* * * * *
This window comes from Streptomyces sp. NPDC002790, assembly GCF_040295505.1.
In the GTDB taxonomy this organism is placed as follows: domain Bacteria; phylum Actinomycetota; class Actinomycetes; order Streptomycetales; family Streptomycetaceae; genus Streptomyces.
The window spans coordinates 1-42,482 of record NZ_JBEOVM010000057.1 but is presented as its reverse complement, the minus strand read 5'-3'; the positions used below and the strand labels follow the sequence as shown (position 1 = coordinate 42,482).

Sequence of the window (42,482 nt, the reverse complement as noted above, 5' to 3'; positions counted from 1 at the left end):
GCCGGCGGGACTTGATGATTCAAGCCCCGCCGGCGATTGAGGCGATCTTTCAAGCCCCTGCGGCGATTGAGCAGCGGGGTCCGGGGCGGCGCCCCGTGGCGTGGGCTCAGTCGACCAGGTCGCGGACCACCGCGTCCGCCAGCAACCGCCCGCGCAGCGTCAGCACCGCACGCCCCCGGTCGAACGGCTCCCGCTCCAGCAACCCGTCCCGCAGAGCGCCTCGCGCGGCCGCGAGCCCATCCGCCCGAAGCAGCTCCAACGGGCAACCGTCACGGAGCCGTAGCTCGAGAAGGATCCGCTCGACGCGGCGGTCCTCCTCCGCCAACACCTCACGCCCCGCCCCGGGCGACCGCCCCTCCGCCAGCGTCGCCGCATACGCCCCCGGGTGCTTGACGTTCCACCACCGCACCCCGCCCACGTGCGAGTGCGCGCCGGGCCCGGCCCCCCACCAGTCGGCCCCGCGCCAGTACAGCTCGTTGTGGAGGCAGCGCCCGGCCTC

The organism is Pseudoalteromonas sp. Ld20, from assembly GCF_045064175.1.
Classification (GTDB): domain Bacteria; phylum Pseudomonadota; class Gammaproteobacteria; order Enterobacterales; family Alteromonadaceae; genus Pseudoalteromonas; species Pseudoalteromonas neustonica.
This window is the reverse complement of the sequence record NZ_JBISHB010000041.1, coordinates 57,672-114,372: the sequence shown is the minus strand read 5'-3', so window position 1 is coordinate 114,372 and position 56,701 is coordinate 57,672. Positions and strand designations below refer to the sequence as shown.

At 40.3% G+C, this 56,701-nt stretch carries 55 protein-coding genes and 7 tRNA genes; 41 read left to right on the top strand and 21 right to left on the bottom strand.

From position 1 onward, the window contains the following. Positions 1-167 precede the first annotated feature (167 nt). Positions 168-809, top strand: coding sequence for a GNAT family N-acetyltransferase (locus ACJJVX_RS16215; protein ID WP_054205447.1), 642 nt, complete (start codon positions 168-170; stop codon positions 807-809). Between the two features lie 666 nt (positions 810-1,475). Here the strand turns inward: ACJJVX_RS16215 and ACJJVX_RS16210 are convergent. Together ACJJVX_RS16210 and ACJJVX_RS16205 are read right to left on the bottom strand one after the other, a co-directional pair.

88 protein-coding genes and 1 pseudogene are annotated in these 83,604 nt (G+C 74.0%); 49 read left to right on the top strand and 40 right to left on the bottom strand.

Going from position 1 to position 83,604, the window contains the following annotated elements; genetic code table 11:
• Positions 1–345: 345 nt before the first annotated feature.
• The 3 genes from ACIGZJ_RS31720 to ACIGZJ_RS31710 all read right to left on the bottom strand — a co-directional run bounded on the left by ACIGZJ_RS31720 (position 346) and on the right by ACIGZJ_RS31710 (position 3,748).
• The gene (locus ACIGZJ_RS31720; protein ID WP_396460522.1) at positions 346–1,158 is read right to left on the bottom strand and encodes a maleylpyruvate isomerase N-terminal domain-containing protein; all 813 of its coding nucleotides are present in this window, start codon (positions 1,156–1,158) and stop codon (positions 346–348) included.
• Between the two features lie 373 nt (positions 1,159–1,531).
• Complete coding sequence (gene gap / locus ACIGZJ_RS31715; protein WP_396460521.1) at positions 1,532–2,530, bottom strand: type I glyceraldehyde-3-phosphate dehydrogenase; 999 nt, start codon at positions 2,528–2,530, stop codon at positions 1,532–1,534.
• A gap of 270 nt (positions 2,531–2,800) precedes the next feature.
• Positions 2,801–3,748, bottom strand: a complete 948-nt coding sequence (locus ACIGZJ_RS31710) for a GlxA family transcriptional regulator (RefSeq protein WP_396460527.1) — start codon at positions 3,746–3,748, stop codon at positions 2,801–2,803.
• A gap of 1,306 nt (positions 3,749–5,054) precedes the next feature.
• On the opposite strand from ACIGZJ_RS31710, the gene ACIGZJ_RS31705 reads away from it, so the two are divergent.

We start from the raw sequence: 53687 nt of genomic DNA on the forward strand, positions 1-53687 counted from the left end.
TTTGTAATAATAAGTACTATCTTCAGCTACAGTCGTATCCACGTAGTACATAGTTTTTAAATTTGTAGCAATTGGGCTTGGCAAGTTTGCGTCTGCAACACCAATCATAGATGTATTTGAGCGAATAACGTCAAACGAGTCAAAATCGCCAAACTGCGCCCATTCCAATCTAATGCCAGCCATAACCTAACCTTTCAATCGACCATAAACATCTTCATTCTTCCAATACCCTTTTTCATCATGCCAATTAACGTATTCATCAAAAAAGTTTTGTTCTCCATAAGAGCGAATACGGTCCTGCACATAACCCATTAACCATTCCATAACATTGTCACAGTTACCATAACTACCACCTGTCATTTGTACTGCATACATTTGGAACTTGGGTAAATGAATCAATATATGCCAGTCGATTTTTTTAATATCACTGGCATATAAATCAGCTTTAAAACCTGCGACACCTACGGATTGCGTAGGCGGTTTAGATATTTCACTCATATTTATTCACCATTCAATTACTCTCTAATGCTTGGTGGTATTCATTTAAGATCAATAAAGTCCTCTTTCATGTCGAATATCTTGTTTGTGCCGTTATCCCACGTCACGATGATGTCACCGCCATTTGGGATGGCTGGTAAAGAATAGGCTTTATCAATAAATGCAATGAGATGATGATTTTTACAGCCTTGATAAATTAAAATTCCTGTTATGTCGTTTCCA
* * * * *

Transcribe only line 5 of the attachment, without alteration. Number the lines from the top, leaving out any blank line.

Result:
GCCGGCGGGACTTGATGATTCAAGCCCCGCCGGCGATTGAGGCGATCTTTCAAGCCCCTGCGGCGATTGAGCAGCGGGGTCCGGGGCGGCGCCCCGTGGCGTGGGCTCAGTCGACCAGGTCGCGGACCACCGCGTCCGCCAGCAACCGCCCGCGCAGCGTCAGCACCGCACGCCCCCGGTCGAACGGCTCCCGCTCCAGCAACCCGTCCCGCAGAGCGCCTCGCGCGGCCGCGAGCCCATCCGCCCGAAGCAGCTCCAACGGGCAACCGTCACGGAGCCGTAGCTCGAGAAGGATCCGCTCGACGCGGCGGTCCTCCTCCGCCAACACCTCACGCCCCGCCCCGGGCGACCGCCCCTCCGCCAGCGTCGCCGCATACGCCCCCGGGTGCTTGACGTTCCACCACCGCACCCCGCCCACGTGCGAGTGCGCGCCGGGCCCGGCCCCCCACCAGTCGGCCCCGCGCCAGTACAGCTCGTTGTGGAGGCAGCGCCCGGCCTC